January 20, 2015
Election '15: jobs
Coal mining employs a fraction of those engaged in service industries; building and construction; hospitality and tourism; retail; manufacturing; health, education and local government…
The Queensland Resources Council and the mining companies themselves include 'indirect' jobs in their figures in order to inflate them. So they'll garner numbers from a contractor supplying goods and services, for example. I think many people in Brisbane would be surprised to learn that 'direct and indirect spending' by minerals and energy companies supported more than 197,000 jobs in the Brisbane region, according to QRC Chief Executive Michael Roche.
When a company applies for a mineral development licence or an environmental permit to mine, it doesn't have to provide a cost benefit analysis that takes into account the 'value' of farmers displaced off the land or tourists deterred once a landscape has been laid waste. Neither does the assessment procedure take into account the future costs of dealing with the effects of increased carbon emissions, either in Australia or in the countries where coal exports are headed. In the case of the Reef, job losses in tourism will be considerable if the degradation continues. The reasons for its demise include warming oceans, agricultural run-off and a starfish invasion as well as the more widely publicised dredging and dumping for port expansion.
Jobs are glibly promised to accompany resource development or infrastructure project announcements. They are likely to be more numerous during the construction phase, rather than once a mine, for example, is up and running, especially with the high level of mechanisation. The reality of job numbers locally is often debated. Historically, many workers have come from overseas, either selected for their skills and entering on the infamous 457 visas, or brought in by foreign owners of the mines from their home states where labour is cheaper. Both are controversial. Job creation is used to justify ruining the landscape, losing prime agricultural land and upsetting ecosystems, thus reducing biodiversity. I'm sure most people don't expect to see half these projects materialise, even if the party who promised them are elected.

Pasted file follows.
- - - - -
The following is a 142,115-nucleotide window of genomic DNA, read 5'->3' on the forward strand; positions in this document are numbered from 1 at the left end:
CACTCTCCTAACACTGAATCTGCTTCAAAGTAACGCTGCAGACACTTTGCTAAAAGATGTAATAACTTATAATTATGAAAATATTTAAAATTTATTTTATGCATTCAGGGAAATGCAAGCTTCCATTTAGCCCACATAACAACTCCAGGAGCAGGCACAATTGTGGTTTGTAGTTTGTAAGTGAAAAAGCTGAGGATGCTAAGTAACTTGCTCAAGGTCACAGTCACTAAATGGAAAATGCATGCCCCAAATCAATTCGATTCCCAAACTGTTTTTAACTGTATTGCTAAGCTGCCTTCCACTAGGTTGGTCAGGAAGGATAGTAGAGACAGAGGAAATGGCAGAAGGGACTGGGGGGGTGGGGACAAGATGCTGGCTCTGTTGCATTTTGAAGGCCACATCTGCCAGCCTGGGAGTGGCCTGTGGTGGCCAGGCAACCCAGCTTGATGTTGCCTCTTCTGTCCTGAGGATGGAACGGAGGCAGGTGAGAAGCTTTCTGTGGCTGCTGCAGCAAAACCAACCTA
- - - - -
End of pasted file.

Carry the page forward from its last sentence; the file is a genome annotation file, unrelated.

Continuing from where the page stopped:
A couple of weeks ago, a man in search of a job rang into local radio to describe an extraordinary state of affairs. He had expressed interest in working on the Carmichael mine project in the northern Galilee Basin. He lives a couple of hours from the site, but was informed he'd have to fly in and fly out from Brisbane. This despite an Adani spokesperson assuring the Mackay Daily Mercury only last August that the company favoured applications from local people.
Mining workers are often housed in largely self-sufficient camps, thus depriving local communities of a lot of the business they'd expected to be generated by the mine.
Those people who believe no more new coal mining areas should be developed are criticised for denying jobs to areas badly in need of a new stimulus. Investment in renewable energy projects will create opportunities in regional Australia, such as the construction of large-scale wind and solar farms and community energy projects. Jobs have already been lost in the domestic solar market, thanks to uncertainty surrounding the Renewable Energy Target created by the Federal Government's lack of enthusiasm, and the Queensland government's threat to remove subsidies for solar power installation and feed-in tariffs.
In reality, alternative thinking and practice within new industries and communities will ultimately provide more opportunities than either of the major parties while they have their electioneering hats on. You can start reading about some of these alternatives at http://bze.
org.au/zero-carbon-australia-2020 and http://cpagency.org.au/wp-content/uploads/2014/06/CPAgency_HowtoGuide2014-web.pdf.
Update 27 Jan: yesterday, Australia Day, Campbell Newman declared he would only take questions from the press on jobs and the economy, and suggested this would be the case for the rest of the campaign.
This post was last edited on 27 January 2015